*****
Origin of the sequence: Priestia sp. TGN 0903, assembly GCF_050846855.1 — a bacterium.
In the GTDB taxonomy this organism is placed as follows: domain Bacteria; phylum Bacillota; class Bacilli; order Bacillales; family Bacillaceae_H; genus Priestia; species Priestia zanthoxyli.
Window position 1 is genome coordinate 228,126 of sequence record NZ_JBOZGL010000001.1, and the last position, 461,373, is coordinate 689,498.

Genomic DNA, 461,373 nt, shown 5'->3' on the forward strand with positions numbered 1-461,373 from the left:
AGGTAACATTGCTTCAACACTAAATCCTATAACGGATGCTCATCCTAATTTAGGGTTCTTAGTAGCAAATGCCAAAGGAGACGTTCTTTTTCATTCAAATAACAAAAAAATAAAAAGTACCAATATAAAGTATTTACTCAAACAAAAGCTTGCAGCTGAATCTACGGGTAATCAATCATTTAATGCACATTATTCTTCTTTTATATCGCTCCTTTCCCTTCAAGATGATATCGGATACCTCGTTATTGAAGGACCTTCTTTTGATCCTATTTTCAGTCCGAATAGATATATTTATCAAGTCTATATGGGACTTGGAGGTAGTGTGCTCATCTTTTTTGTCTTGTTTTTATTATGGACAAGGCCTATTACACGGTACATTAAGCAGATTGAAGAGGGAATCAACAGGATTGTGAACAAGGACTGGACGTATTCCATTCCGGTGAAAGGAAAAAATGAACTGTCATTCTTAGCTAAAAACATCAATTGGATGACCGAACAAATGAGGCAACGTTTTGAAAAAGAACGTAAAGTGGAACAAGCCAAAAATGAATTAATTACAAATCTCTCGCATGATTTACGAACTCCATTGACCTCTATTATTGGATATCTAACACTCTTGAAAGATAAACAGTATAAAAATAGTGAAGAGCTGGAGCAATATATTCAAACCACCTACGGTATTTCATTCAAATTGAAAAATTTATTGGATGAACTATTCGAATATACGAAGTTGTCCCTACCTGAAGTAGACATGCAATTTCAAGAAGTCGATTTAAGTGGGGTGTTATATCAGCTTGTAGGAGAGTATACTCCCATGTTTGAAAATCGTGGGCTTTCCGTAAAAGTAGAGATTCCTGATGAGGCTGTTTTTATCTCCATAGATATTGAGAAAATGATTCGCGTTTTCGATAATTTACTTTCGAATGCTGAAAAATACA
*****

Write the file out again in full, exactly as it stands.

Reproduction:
Origin of the sequence: Priestia sp. TGN 0903, assembly GCF_050846855.1 — a bacterium.
In the GTDB taxonomy this organism is placed as follows: domain Bacteria; phylum Bacillota; class Bacilli; order Bacillales; family Bacillaceae_H; genus Priestia; species Priestia zanthoxyli.
Window position 1 is genome coordinate 228,126 of sequence record NZ_JBOZGL010000001.1, and the last position, 461,373, is coordinate 689,498.

Genomic DNA, 461,373 nt, shown 5'->3' on the forward strand with positions numbered 1-461,373 from the left:
AGGTAACATTGCTTCAACACTAAATCCTATAACGGATGCTCATCCTAATTTAGGGTTCTTAGTAGCAAATGCCAAAGGAGACGTTCTTTTTCATTCAAATAACAAAAAAATAAAAAGTACCAATATAAAGTATTTACTCAAACAAAAGCTTGCAGCTGAATCTACGGGTAATCAATCATTTAATGCACATTATTCTTCTTTTATATCGCTCCTTTCCCTTCAAGATGATATCGGATACCTCGTTATTGAAGGACCTTCTTTTGATCCTATTTTCAGTCCGAATAGATATATTTATCAAGTCTATATGGGACTTGGAGGTAGTGTGCTCATCTTTTTTGTCTTGTTTTTATTATGGACAAGGCCTATTACACGGTACATTAAGCAGATTGAAGAGGGAATCAACAGGATTGTGAACAAGGACTGGACGTATTCCATTCCGGTGAAAGGAAAAAATGAACTGTCATTCTTAGCTAAAAACATCAATTGGATGACCGAACAAATGAGGCAACGTTTTGAAAAAGAACGTAAAGTGGAACAAGCCAAAAATGAATTAATTACAAATCTCTCGCATGATTTACGAACTCCATTGACCTCTATTATTGGATATCTAACACTCTTGAAAGATAAACAGTATAAAAATAGTGAAGAGCTGGAGCAATATATTCAAACCACCTACGGTATTTCATTCAAATTGAAAAATTTATTGGATGAACTATTCGAATATACGAAGTTGTCCCTACCTGAAGTAGACATGCAATTTCAAGAAGTCGATTTAAGTGGGGTGTTATATCAGCTTGTAGGAGAGTATACTCCCATGTTTGAAAATCGTGGGCTTTCCGTAAAAGTAGAGATTCCTGATGAGGCTGTTTTTATCTCCATAGATATTGAGAAAATGATTCGCGTTTTCGATAATTTACTTTCGAATGCTGAAAAATACA